U.S. Christians, especially evangelical Christians, identify as environmentalists at very low rates compared with the general population.
According to a Pew Research Center poll from May 2020, while 62% of religiously unaffiliated U.S. adults agree that Earth is warming primarily because of human action, only 35% of U.S. Protestants do – including just 24% of white evangelical Protestants.
Politically powerful Christian interest groups publicly dispute the climate science consensus. A coalition of major evangelical groups, including Focus on the Family and the Family Research Council, launched a movement opposing what they describe as “the false worldview” of environmentalism, which supposedly is “striving to put America, and the world, under its destructive control.”
Studies show that belief in miracles and an afterlife is associated with lower estimates of the risks posed by climate change. This raises the question: Does religion itself predispose people against climate science?
Surveys of people around the world, as well as social science research on denial, suggest the answer to this question is more nuanced than a simple yes or no.
An automatic resistance to science would seem to make sense for some religious believers.
There are several ways that core aspects of modern scientific knowledge tend to undermine literalist or fundamentalist readings of religious texts. In particular, evolution by natural selection, the central concept underlying the biological sciences, is utterly incompatible with most creationist faith traditions.
Religion offers the comforts of a measure of control and reassurance via an omnipotent deity that can be placated by ritual. In contrast, the scientist’s naturalistic universe offers neither an intrinsic moral order nor a final reward, which can be unsettling for the devout and in conflict with their faith.
Because of these mismatches, one might expect those with a strong religious affiliation to be reflexively suspicious of scientific findings. Indeed, in a large international survey, 64% of those who described religion as an “important part” of their life said they would side with their religious teachings in a disagreement between science and their religion. Other studies find that, for the faithful, religion and science are at odds as ultimate explanations for natural phenomena.
Social scientist Dan Kahan rejects the idea of an automatic link between religiosity and any anti-science bias. He argues that religiosity only incidentally tracks science denial because some scientific findings have become “culturally antagonistic” to some identity groups.
According to Kahan’s data, identification as a political conservative, and as white, is much more predictive of rejecting the climate consensus than overall religiosity. He argues that anti-science bias has to do with threats to values that define one’s cultural identity. There are all kinds of topic areas wherein people judge expert qualifications based on whether the “expert” confirms or contradicts the subject’s cherished view.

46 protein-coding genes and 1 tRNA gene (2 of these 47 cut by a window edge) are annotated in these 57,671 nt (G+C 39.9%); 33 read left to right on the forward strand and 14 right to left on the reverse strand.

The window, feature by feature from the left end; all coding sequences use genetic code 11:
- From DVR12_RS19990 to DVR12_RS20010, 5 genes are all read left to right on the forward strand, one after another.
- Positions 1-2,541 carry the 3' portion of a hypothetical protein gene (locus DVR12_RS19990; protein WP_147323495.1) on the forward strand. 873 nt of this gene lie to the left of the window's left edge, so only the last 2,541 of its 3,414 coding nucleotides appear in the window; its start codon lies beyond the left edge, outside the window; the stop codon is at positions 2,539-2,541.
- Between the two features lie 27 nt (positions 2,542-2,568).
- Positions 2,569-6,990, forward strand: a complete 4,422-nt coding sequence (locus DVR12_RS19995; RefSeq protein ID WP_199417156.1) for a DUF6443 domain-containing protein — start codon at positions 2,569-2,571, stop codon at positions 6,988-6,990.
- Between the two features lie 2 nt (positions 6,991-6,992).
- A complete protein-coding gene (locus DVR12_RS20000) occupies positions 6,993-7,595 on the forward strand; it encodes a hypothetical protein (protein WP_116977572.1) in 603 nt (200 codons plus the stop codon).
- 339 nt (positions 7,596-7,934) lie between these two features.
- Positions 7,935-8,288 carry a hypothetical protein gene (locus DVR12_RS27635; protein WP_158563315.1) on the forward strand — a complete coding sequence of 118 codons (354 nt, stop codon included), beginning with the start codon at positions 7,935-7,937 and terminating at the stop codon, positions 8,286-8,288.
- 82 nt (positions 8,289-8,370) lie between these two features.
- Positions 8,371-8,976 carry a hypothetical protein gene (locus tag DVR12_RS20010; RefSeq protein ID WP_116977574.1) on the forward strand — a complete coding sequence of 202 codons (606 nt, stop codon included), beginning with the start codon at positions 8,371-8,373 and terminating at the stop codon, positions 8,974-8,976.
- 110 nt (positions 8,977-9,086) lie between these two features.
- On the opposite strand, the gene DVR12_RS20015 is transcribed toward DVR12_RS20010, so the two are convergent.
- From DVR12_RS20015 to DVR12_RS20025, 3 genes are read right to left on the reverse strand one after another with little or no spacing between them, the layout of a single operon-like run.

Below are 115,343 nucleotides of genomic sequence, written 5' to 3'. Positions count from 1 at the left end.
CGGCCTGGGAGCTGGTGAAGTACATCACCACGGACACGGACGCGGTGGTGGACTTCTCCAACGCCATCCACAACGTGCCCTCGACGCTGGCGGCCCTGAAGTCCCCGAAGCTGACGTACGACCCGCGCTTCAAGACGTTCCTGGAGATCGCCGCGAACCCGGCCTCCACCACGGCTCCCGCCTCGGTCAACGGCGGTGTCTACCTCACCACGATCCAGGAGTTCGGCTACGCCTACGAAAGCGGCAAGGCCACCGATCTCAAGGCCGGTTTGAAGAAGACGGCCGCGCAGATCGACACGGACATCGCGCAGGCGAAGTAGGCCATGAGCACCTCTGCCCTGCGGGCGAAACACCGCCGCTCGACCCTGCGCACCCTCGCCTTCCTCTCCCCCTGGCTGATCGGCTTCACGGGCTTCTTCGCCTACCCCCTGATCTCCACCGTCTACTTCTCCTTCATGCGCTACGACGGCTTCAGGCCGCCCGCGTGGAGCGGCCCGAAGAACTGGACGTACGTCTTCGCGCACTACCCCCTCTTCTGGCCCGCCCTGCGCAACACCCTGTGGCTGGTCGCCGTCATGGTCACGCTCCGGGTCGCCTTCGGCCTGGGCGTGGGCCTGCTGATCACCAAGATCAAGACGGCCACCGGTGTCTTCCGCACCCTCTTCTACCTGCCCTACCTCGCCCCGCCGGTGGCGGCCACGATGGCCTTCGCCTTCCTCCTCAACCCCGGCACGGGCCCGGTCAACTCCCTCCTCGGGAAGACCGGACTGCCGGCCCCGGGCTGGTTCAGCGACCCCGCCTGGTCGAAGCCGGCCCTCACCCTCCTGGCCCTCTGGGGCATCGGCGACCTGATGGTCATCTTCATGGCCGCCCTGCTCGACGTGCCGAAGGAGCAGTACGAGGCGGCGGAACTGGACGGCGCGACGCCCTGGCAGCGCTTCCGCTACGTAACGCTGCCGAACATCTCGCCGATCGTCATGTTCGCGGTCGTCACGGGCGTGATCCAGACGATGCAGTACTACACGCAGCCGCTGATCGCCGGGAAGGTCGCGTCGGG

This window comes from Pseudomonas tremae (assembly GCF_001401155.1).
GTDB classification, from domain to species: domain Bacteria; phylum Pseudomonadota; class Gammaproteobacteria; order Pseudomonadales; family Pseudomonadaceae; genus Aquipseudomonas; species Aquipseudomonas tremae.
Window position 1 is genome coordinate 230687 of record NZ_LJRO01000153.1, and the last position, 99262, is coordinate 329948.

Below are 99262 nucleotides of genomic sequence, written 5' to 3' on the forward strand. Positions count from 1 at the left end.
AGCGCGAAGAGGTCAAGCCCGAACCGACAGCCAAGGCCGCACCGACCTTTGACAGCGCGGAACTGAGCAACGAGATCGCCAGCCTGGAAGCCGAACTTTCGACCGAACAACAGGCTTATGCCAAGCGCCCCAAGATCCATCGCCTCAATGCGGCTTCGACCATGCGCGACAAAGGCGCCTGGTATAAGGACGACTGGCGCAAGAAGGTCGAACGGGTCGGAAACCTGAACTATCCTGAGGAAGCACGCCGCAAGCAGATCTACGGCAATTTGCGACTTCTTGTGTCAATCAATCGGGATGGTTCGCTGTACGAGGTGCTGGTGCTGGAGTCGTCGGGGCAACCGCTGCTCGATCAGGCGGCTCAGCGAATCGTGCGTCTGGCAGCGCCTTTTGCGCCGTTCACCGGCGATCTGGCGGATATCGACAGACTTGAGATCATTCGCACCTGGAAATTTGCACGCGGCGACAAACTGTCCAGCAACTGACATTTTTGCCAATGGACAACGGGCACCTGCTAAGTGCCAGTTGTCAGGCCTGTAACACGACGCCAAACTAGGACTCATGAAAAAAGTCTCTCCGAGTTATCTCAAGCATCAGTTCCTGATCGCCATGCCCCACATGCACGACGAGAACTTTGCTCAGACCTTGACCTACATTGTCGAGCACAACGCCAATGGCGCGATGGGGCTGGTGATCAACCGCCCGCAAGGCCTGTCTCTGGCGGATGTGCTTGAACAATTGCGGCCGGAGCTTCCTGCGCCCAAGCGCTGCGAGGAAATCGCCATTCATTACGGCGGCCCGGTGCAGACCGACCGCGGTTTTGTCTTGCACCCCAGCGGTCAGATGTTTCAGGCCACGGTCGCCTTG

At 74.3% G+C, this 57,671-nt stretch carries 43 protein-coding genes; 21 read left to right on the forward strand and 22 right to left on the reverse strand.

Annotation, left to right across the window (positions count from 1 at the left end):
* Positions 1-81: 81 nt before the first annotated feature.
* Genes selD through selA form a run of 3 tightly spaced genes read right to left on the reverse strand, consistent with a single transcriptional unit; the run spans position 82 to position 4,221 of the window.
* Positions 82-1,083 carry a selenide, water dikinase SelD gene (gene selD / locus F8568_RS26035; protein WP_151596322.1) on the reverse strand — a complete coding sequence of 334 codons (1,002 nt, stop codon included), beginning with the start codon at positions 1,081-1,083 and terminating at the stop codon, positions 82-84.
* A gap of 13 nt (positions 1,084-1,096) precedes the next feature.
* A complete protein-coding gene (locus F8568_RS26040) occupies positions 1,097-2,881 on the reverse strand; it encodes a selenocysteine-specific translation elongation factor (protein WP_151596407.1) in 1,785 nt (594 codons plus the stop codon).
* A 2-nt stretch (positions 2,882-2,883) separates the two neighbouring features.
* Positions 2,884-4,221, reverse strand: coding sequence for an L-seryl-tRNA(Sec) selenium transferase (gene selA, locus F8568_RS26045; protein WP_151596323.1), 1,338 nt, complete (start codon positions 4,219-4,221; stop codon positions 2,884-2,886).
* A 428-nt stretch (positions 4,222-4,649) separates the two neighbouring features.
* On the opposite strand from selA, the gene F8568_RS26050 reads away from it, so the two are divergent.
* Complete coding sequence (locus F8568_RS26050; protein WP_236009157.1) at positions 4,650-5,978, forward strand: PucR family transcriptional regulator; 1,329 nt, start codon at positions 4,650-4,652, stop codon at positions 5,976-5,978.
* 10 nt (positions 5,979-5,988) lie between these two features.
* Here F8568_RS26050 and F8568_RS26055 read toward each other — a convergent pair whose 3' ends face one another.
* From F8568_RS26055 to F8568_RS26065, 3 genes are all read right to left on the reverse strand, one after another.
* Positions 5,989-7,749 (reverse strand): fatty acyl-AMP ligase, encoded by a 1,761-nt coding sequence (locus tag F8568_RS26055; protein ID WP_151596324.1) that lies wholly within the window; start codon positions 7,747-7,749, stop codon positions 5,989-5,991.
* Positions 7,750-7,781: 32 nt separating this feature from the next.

As I explain in my book, “The Truth About Denial,” there’s ample evidence for a universal human tendency toward motivated reasoning when faced with facts that threaten one’s ideological worldview. The motivated reasoner begins with a conclusion to which he or she is committed, and assesses evidence or expertise according to whether it supports that conclusion.
White American evangelicals trend strongly toward political conservatism. They also exhibit the strongest correlation, among any faith group, between religiosity and either climate science denial or a general anti-science bias.
Meanwhile, African American Protestants, who are theologically aligned with evangelical Protestants but politically aligned with progressives, show some of the highest levels of climate concern.
North America is the only high-income region where people who follow a religion are substantially more likely to say they favor their religious teachings over science when disagreements arise. This finding is driven mainly by politically conservative U.S. religious denominations – including conservative Catholics.
A major new study looking at data from 60 countries showed that, while religiosity in the U.S. is correlated with more negative attitudes about science, you don’t see this kind of association in many other countries. Elsewhere, religiosity is sometimes even correlated with disproportionately positive attitudes about science.
But the available evidence cuts both ways. A landmark study from the 1980s suggested that fundamentalist religious traditions are associated with a commitment to human dominion over nature, and that this attitude may explain anti-environmentalist positions.
Even after controlling for political ideology, those committed to an “end-times theology” – like U.S. evangelicals – still show a greater tendency to oppose the scientific consensus on environmental issues.
Perhaps some specific theologies bias the believer against the idea that human beings could be responsible for the end of humanity. This bias could show up as an automatic rejection of environmental science.
We are left with something of a “chicken and egg” problem: Do certain religious communities adopt politically conservative positions on climate change because of their religious tradition? Or do people adopt a religious tradition that stresses human dominion over nature because they were raised in a politically conservative community?
The direction of causation here may be difficult to resolve.
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